Understanding UNRWA and the suspension of funding by some countries
UNRWA, the U.N. agency aiding Palestinian refugees, faces funding suspensions from key donors amid allegations of staff involvement in Hamas attacks in Israel. The agency, crucial for millions in Gaza and the West Bank, disputes these claims and warns of a dire humanitarian impact if funding doesn't resume.
The United Nations Relief and Works Agency for Palestine Refugees in the Near East (UNRWA), established in 1949 following the war that accompanied Israel's founding, faces funding suspensions from major donors. These donors have reacted to allegations that about 12 of UNRWA's tens of thousands of Palestinian employees may have been involved in the October 7 attacks in Israel, reportedly carried out by Hamas.
UNRWA was created by a U.N. General Assembly resolution to address the crisis of approximately 700,000 Palestinians who fled or were expelled from their homes during the 1948 Arab-Israeli War. Today, the agency employs 30,000 Palestinians and serves 5.9 million refugees, including their descendants. It operates in the Gaza Strip, the West Bank, and refugee camps in neighboring Arab countries. In Gaza alone, it employs 13,000 people, administering schools, healthcare clinics, and various social services. Since the imposition of the blockade by Israel and Egypt in 2005, UNRWA's role in Gaza has become increasingly vital, particularly given the region's severe economic challenges.
Since the escalation of conflict after the October 7 attacks, nearly one million Gazans, or about 45% of the enclave's population, have sought refuge in UNRWA facilities. The agency is now a crucial provider of basic necessities for almost the entire population of Gaza. The conflict has also been perilous for UNRWA staff, with over 150 employees killed, marking it as the deadliest conflict for U.N. workers.
Funding and Donors:
UNRWA primarily relies on contributions from U.N. member states, regional governments, and the European Union, which comprise over 89% of its budget. In 2022, leading government donors included the United States, Germany, the European Union, Sweden, Norway, Japan, France, Saudi Arabia, Switzerland, and Turkey. However, nations such as the United States, Britain, Germany, Italy, the Netherlands, and Switzerland have recently suspended their funding in response to the allegations.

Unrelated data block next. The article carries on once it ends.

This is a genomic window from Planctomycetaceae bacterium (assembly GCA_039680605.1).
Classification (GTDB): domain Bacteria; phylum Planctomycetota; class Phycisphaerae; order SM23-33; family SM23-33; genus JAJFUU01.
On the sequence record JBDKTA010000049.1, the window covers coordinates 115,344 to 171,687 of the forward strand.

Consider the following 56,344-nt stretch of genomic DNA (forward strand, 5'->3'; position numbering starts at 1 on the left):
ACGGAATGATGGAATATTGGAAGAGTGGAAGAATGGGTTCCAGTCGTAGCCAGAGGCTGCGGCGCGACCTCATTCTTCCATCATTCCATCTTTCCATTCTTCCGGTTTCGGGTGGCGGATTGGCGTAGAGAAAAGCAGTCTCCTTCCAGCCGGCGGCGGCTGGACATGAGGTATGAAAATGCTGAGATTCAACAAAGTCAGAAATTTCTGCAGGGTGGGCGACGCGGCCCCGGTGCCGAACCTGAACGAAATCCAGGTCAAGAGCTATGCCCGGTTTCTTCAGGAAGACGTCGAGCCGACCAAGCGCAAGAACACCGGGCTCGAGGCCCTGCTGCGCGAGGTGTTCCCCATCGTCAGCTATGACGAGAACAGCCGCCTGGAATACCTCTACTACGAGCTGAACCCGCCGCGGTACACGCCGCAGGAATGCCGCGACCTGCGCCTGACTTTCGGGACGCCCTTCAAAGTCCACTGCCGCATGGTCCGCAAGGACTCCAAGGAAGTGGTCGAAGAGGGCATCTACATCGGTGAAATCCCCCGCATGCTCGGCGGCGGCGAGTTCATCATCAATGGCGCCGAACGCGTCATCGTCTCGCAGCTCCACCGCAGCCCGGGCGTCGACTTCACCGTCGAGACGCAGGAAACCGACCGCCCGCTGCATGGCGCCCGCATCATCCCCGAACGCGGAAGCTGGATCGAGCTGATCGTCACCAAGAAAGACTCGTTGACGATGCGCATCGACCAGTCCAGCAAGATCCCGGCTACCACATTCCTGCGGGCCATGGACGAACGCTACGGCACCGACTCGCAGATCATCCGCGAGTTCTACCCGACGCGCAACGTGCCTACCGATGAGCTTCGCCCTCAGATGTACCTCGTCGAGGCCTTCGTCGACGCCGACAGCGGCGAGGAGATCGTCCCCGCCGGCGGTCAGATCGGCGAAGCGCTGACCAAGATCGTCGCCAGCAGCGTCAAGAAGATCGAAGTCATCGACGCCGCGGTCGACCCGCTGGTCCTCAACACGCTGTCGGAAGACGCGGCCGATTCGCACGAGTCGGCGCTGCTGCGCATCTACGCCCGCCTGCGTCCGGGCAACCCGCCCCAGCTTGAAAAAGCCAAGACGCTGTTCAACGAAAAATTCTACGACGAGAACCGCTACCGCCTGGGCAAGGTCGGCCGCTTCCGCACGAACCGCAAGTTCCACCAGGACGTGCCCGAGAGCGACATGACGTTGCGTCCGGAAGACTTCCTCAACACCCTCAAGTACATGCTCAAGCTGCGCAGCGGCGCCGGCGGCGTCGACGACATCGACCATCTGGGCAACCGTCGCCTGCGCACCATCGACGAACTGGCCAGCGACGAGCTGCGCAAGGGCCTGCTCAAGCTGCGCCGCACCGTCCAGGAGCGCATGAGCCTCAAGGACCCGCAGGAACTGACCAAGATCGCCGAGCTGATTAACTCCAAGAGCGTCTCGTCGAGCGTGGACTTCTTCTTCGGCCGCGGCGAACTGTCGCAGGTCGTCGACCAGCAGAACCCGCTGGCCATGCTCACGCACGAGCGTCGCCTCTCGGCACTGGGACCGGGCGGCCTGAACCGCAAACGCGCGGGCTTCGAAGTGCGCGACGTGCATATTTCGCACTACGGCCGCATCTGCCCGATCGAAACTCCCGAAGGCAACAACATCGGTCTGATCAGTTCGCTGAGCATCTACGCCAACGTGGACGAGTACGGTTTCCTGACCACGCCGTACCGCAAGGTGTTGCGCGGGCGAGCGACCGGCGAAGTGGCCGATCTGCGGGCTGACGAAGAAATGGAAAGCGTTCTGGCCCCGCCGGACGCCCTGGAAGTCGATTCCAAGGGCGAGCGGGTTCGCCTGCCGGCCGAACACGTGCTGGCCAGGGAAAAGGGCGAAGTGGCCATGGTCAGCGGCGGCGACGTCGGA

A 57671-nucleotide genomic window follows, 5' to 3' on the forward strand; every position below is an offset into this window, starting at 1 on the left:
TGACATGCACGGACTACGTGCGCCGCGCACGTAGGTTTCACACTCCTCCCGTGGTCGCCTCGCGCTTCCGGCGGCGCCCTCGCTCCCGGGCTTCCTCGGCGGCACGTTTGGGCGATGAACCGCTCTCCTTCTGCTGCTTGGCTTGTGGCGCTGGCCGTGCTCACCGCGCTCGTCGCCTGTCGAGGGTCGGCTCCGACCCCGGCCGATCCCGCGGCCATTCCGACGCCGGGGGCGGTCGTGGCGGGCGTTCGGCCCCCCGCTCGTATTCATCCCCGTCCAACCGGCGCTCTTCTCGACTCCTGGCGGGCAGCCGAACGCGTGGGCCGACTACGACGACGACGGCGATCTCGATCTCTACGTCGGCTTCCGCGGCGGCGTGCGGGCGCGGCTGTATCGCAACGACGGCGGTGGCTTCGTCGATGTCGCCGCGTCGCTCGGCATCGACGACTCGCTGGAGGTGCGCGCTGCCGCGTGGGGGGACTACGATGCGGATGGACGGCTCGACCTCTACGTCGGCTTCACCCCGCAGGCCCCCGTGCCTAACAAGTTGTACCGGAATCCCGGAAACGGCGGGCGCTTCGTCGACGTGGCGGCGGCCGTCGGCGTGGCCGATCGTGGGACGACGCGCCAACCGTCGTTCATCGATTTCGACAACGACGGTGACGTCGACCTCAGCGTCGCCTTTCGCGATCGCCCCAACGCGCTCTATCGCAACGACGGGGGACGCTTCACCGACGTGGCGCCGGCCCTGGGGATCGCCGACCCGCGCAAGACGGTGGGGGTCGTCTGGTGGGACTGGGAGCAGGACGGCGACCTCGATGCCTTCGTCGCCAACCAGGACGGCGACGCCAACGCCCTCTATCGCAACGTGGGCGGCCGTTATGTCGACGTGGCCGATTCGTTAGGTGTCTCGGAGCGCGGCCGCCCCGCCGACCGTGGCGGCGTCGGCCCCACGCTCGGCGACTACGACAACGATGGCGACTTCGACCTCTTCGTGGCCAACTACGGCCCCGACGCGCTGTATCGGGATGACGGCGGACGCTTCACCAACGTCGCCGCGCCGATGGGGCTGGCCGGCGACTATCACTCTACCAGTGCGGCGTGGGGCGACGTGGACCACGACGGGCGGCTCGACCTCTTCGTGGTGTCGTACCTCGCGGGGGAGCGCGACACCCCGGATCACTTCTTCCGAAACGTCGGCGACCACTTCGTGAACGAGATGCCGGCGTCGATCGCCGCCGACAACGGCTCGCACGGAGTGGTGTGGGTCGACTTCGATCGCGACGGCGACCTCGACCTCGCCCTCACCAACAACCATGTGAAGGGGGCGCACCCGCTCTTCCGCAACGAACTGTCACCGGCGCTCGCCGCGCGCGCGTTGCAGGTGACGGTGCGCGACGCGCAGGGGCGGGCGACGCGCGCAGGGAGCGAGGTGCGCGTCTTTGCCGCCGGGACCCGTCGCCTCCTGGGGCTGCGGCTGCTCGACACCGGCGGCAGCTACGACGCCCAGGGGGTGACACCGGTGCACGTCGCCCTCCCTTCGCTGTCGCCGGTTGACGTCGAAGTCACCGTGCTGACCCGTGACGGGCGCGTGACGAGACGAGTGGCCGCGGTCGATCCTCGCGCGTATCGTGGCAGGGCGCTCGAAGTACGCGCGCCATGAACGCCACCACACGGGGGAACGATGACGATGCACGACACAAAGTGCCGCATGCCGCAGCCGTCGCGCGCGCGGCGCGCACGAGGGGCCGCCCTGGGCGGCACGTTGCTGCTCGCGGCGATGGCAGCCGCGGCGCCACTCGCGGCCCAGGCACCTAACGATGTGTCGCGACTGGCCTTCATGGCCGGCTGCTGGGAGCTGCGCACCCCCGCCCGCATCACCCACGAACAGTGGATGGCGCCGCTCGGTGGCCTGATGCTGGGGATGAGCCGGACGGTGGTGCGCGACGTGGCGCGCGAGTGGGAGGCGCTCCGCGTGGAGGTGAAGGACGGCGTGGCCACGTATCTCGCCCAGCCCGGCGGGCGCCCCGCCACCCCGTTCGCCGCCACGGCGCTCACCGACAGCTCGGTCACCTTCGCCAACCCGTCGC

Allegations and Responses:
An Israeli dossier, reviewed by Reuters, implicates 12 UNRWA staff members in the October 7 attacks, with most allegedly participating directly. Israel claims that UNRWA has employed numerous militants from Hamas and Islamic Jihad. In response, UNRWA has dismissed the implicated staff and decried the funding suspension, arguing that it endangers its mission and exacerbates the humanitarian crisis in Gaza. Philippe Lazzarini, UNRWA's chief, has called for an independent investigation, emphasizing the agency's swift action against the accused employees. The agency, already financially strained, warned that operations might halt by the end of February without resumed funding.
Israel's Stance on UNRWA:
Israeli authorities have consistently advocated for the dismantling of UNRWA, arguing that it perpetuates anti-Israel sentiments and is infiltrated by Hamas. Prime Minister Benjamin Netanyahu has criticized the agency for allegedly promoting extremist ideologies and applauded the U.S.'s funding cuts under the Trump administration. UNRWA disputes these accusations, maintaining its commitment to neutrality and humanitarian principles. The agency has faced other controversies, including a leadership resignation in 2019 and an incident involving rockets found at a vacant UNRWA school in 2014.